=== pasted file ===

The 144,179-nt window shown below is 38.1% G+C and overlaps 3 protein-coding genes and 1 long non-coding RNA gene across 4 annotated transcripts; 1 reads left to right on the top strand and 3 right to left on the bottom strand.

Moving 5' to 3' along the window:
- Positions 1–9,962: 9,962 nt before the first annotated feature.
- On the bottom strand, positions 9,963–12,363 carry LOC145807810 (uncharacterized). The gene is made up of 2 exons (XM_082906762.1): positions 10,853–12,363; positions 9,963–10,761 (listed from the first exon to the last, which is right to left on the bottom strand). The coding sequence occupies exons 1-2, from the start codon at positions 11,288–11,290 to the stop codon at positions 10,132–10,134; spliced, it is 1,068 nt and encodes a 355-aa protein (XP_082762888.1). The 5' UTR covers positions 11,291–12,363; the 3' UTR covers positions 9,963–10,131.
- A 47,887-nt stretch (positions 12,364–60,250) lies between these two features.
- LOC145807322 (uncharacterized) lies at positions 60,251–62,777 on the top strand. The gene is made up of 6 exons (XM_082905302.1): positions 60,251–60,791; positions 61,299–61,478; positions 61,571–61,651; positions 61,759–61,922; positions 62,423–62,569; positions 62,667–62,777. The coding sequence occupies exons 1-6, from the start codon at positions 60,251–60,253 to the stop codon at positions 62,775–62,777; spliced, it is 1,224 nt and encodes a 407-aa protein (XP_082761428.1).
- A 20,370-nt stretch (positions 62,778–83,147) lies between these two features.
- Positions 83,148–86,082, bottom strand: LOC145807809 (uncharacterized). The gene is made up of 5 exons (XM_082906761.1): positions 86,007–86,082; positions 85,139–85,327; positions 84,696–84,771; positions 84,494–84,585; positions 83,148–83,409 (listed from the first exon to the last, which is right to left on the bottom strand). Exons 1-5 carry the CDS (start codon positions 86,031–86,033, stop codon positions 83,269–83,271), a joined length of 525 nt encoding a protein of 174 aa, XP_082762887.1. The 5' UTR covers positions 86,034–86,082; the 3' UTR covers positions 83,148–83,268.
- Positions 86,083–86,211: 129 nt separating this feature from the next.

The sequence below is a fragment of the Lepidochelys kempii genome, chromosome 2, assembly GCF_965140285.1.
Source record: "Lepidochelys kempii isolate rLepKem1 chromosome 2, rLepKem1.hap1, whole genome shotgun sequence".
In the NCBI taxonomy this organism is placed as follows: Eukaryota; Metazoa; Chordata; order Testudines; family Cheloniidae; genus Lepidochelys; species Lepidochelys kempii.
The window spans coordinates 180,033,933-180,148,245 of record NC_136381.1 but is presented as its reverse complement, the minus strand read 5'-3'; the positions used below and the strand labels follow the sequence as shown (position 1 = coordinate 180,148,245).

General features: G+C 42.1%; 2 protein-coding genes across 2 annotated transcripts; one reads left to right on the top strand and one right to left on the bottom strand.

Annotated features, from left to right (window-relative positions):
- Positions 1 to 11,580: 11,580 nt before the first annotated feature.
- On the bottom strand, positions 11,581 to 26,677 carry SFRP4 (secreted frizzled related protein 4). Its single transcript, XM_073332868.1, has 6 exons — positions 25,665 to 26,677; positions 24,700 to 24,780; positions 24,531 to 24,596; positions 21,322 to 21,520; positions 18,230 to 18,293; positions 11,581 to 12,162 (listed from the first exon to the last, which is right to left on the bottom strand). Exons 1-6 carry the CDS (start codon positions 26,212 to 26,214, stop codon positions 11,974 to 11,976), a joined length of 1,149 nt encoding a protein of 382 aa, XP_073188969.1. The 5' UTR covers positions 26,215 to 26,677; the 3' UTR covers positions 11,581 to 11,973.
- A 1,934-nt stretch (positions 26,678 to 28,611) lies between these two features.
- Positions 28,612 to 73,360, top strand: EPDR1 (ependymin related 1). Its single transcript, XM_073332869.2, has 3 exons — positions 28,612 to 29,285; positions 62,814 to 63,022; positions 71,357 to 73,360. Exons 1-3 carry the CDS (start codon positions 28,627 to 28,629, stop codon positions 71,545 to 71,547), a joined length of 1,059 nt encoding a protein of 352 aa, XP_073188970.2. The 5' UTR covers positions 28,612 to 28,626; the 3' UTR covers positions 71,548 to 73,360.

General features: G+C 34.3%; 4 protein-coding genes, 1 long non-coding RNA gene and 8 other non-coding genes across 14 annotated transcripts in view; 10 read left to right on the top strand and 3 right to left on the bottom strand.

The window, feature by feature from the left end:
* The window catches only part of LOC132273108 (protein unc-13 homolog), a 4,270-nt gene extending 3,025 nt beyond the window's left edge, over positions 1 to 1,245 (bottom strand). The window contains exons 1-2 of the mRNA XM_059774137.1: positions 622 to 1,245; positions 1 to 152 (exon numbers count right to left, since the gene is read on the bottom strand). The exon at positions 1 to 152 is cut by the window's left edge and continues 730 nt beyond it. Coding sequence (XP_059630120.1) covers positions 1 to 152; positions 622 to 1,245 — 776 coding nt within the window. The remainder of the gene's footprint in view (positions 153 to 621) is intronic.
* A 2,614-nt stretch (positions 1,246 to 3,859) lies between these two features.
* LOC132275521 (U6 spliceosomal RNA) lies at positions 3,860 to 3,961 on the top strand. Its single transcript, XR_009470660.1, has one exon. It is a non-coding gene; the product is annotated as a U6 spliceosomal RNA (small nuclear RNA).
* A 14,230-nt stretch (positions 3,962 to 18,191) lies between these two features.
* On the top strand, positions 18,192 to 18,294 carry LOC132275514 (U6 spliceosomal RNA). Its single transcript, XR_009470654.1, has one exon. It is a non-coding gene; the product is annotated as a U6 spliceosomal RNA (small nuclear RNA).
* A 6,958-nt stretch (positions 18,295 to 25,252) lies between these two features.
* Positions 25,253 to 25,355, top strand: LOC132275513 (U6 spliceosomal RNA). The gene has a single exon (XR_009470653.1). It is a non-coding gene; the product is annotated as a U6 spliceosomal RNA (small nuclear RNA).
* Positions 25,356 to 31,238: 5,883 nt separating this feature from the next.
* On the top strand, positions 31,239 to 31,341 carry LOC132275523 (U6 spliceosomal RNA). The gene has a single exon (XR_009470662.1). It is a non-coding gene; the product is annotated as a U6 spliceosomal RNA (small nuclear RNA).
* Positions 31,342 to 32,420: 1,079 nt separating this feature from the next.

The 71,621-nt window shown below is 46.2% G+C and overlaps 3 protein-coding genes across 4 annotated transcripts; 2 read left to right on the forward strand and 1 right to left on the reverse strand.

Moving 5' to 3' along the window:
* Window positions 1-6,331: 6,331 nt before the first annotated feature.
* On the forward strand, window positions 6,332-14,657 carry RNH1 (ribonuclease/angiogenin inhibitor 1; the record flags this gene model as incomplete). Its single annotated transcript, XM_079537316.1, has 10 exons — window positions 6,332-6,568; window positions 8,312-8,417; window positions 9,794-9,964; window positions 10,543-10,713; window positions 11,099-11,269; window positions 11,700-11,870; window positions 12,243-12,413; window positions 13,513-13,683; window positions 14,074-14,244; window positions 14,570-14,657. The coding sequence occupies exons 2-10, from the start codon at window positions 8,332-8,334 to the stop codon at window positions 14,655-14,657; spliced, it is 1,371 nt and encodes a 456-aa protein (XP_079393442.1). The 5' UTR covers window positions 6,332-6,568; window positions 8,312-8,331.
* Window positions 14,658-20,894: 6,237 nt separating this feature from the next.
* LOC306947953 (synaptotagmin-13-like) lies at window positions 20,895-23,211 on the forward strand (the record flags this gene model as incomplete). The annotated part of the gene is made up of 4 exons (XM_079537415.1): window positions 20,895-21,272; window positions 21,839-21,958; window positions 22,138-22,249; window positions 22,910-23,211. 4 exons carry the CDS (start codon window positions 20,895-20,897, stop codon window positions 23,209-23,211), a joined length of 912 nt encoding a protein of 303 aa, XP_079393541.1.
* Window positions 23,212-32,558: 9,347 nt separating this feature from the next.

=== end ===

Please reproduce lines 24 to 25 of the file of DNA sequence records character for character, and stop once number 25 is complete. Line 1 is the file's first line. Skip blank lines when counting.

* LOC132275521 (U6 spliceosomal RNA) lies at positions 3,860 to 3,961 on the top strand. Its single transcript, XR_009470660.1, has one exon. It is a non-coding gene; the product is annotated as a U6 spliceosomal RNA (small nuclear RNA).
* A 14,230-nt stretch (positions 3,962 to 18,191) lies between these two features.